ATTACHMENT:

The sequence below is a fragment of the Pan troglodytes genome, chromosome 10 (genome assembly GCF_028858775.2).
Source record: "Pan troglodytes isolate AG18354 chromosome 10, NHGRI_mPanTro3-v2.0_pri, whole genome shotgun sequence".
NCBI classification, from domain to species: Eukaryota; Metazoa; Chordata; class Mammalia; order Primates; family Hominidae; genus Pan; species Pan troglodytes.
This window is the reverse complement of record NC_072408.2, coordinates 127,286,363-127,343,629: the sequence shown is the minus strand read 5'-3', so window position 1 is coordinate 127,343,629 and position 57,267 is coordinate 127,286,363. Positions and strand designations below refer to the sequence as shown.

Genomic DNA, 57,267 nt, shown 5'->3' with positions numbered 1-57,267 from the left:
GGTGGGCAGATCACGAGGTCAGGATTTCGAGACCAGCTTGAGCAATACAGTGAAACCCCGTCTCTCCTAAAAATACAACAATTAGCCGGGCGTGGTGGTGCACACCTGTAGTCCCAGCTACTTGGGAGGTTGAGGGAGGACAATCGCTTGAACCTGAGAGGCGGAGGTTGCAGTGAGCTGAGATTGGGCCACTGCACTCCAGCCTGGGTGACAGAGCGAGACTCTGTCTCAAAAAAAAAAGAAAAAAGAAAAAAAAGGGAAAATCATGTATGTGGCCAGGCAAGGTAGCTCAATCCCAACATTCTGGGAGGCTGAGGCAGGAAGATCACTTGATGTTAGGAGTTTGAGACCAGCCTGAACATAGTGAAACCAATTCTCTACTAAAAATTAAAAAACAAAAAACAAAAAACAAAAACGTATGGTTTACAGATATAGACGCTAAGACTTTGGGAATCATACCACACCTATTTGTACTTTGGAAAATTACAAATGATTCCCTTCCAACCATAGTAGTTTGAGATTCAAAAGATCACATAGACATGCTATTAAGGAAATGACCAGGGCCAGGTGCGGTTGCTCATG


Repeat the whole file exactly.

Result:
The sequence below is a fragment of the Pan troglodytes genome, chromosome 10 (genome assembly GCF_028858775.2).
Source record: "Pan troglodytes isolate AG18354 chromosome 10, NHGRI_mPanTro3-v2.0_pri, whole genome shotgun sequence".
NCBI classification, from domain to species: Eukaryota; Metazoa; Chordata; class Mammalia; order Primates; family Hominidae; genus Pan; species Pan troglodytes.
This window is the reverse complement of record NC_072408.2, coordinates 127,286,363-127,343,629: the sequence shown is the minus strand read 5'-3', so window position 1 is coordinate 127,343,629 and position 57,267 is coordinate 127,286,363. Positions and strand designations below refer to the sequence as shown.

Genomic DNA, 57,267 nt, shown 5'->3' with positions numbered 1-57,267 from the left:
GGTGGGCAGATCACGAGGTCAGGATTTCGAGACCAGCTTGAGCAATACAGTGAAACCCCGTCTCTCCTAAAAATACAACAATTAGCCGGGCGTGGTGGTGCACACCTGTAGTCCCAGCTACTTGGGAGGTTGAGGGAGGACAATCGCTTGAACCTGAGAGGCGGAGGTTGCAGTGAGCTGAGATTGGGCCACTGCACTCCAGCCTGGGTGACAGAGCGAGACTCTGTCTCAAAAAAAAAAGAAAAAAGAAAAAAAAGGGAAAATCATGTATGTGGCCAGGCAAGGTAGCTCAATCCCAACATTCTGGGAGGCTGAGGCAGGAAGATCACTTGATGTTAGGAGTTTGAGACCAGCCTGAACATAGTGAAACCAATTCTCTACTAAAAATTAAAAAACAAAAAACAAAAAACAAAAACGTATGGTTTACAGATATAGACGCTAAGACTTTGGGAATCATACCACACCTATTTGTACTTTGGAAAATTACAAATGATTCCCTTCCAACCATAGTAGTTTGAGATTCAAAAGATCACATAGACATGCTATTAAGGAAATGACCAGGGCCAGGTGCGGTTGCTCATG